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The Sheik and the Christmas Bride Susan Mallery 2022/8/5 16:56:58

“You came back here to make notes?”

“Apparently.” She set the paper and pen on the coffee table, then stood. “Have you transferred the money to my mother?”

He swore silently. “You spoke with her?”

“Not about that. Don’t worry. She didn’t tell me anything, so she gets to keep the dress and jewelry, right? I mean, that was the deal. Along with the four million. A generous offer. I’d already told her to leave, but you didn’t know that. She made out well.”

“I do not care about the money,” he said, trying to remember exactly what he and Darlene had discussed. Obviously Kayleen had been in a position to overhear their conversation.

He felt badly—he guessed she was hurt and his intent had been to avoid that.

“I know,” Kayleen said. “But she does, so it works out well for both of you.”

He tried to read her expression, but he had no idea what she was thinking. Was she angry?

“Once she is gone, all will be well,” he said, willing it to be so.

“I’m not as sure.” She stared into his eyes. “This is just a marriage of convenience for you. I’m surprised you’d pick me. I’m sure there are women with better pedigrees out there. Women who understand what it’s like to be a princess and who won’t have foolish expectations.”

“I am pleased to be marrying you. I want you to be the mother of my sons. I respect you, Kayleen. Isn’t respect and admiration more important, more lasting, than a fleeting emotion like love? I will honor you above all women. That must have value.”

“It does. But love has value, too. Maybe it’s a peasant thing.”

She was calm and he didn’t like it. Screaming and crying he could understand, but not this quiet conversation. What did she want from him?

“I take a lot of the blame,” she said, her gaze steady. “I took the easy way out. You told me that after we slept together, and you were right. I want to hide, first at the convent school and then here, with you. I was never willing to really strike out on my own. I was afraid and I let that fear rule me. I thought by staying close to what I knew, I would be safe and belong. Even when I went halfway around the world to your country, I huddled in the orphan school, terrified to take a step.”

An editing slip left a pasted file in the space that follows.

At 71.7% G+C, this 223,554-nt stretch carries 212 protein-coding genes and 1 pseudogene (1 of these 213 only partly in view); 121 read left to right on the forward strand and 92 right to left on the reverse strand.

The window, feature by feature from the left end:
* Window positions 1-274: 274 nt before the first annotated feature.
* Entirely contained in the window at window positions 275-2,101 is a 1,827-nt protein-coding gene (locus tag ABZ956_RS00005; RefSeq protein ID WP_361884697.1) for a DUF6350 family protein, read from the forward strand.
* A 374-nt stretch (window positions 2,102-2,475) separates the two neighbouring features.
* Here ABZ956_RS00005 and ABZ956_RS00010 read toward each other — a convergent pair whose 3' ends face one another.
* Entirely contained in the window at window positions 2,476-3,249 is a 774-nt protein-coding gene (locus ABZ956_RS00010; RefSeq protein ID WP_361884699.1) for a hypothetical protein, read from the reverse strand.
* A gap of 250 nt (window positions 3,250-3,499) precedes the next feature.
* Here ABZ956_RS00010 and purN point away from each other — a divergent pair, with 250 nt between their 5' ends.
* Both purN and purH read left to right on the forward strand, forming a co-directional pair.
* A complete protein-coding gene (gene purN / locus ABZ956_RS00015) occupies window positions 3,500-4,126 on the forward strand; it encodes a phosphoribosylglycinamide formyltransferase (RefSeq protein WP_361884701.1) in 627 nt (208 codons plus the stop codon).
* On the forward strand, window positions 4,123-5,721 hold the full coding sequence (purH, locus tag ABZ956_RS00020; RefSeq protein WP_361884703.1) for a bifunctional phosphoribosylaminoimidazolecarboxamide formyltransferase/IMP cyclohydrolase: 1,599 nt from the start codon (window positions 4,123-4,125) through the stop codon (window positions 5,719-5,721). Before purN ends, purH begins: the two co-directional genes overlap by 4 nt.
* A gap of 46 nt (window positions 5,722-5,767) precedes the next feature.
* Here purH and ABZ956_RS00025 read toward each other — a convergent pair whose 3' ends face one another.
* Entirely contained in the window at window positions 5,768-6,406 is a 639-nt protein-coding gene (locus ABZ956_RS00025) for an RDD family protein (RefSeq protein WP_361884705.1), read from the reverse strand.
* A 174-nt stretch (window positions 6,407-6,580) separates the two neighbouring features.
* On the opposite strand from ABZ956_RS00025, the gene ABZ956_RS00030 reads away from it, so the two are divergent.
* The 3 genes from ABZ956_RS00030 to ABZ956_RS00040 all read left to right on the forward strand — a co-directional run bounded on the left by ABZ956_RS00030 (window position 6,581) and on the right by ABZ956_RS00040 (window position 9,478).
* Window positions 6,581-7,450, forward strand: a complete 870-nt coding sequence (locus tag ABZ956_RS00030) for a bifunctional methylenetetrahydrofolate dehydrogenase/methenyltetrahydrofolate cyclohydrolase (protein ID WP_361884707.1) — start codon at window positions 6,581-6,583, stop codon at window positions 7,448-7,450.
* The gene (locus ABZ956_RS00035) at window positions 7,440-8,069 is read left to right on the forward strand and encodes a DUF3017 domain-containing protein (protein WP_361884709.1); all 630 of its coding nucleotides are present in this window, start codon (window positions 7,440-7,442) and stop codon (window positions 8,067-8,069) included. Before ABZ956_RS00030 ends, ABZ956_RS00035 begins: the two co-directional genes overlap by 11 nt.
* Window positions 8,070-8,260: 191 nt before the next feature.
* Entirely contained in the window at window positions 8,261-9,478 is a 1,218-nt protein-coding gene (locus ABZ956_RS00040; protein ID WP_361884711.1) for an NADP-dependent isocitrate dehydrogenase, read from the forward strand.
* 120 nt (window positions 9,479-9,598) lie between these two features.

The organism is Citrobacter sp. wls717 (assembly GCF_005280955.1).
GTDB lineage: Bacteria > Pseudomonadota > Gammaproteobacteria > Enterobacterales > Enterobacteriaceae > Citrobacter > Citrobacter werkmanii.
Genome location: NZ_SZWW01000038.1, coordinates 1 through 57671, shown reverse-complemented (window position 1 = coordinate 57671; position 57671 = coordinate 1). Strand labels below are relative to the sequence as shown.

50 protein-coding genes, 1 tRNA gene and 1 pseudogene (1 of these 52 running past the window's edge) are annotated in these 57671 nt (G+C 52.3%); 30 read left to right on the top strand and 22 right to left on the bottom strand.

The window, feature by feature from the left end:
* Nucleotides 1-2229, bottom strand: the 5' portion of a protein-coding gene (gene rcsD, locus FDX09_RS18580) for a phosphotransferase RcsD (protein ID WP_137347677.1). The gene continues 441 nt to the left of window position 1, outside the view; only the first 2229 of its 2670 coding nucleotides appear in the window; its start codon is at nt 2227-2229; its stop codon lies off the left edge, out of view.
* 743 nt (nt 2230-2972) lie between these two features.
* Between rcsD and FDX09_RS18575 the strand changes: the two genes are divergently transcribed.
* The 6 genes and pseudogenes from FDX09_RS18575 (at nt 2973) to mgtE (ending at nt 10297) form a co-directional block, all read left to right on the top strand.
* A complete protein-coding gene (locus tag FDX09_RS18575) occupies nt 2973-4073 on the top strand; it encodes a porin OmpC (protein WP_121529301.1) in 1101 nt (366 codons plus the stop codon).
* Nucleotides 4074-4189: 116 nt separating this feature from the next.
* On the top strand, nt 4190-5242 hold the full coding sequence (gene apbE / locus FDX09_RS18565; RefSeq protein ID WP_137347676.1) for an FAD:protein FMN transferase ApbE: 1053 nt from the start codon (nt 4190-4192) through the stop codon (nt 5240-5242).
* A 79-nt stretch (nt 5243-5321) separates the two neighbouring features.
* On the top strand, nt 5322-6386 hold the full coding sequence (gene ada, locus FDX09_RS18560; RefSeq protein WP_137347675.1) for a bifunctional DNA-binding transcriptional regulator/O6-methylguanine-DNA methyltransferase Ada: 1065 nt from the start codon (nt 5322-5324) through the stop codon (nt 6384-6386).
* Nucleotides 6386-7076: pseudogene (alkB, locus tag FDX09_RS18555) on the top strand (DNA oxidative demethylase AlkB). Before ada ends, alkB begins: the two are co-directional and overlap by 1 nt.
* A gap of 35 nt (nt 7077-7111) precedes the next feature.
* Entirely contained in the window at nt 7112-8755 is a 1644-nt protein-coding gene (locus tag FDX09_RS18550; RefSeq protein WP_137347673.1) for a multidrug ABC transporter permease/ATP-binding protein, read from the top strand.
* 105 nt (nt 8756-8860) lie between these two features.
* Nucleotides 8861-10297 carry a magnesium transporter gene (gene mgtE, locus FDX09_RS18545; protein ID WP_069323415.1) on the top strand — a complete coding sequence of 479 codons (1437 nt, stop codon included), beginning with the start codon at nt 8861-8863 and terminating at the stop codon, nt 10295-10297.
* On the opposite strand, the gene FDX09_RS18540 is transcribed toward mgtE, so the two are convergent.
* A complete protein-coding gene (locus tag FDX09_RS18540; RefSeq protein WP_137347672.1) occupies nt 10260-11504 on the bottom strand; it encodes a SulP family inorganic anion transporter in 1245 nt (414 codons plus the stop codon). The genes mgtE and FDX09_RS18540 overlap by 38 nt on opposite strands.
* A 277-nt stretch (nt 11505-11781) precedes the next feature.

Her reasoning sounded correct, but he had a bad feeling about what she was saying.

“Now you have chosen a different path,” he pointed out. “So you are making changes. That is as it should be.”

“I am making changes, As’ad. Big ones.” She removed her engagement ring and held it out to him.

“No,” he told her, shocked by her actions. “You have agreed to marry me. Changing your mind is not permitted.”

“You don’t get to decide that. I won’t marry a man who doesn’t love me. I’m worth more. I deserve more. And so do you. I know you believe love makes you weak, but you’re wrong. Love makes you strong. It is powerful and the reason we’re here. To love and be loved. You need that, As’ad. I love you, but that’s not enough. You have to be willing to love me back. Maybe I’m not the one. Maybe there’s someone else you can love.”

She gulped in a breath and tried to smile. Her lips trembled. “It hurts to say that. It hurts to think of you with someone else. But I can’t make you love me.”

She didn’t mean this, he told himself. It was the emotion of the moment. She would get over it.

“I will not accept the ring back.”

“That’s your choice.” She put it on the coffee table. “Either way, I’m leaving.”

“You cannot go. I won’t permit it. Besides…” He prepared to say the one thing that would change her mind. “I need you.”

She nodded slowly. “You do. More than you realize. But that’s not enough.”

He frowned. It had worked before. Lina had told him Kayleen wanted to be needed above all. “I need you,” he repeated.

“Maybe, but you can’t have me.” She sighed. “It’s late, and you should go.”

Somehow he found himself moving to the door. Then he was in the hallway. He stood there a long time, fighting the strangest feeling that he’d just lost something precious.

No, he told himself. Kayleen wouldn’t leave him. She couldn’t. She belonged here. To him and the girls. She would be fine. In the morning they would talk again. He would make her understand that she belonged here. With him. It was what he wanted. And he was Prince As’ad of El Deharia. He always got what he wanted.

As’ad gave Kayleen plenty of time to think about what she was considering, which turned out to be the one flaw in his plan. For when he returned to her suite close to midday, she and the girls were gone.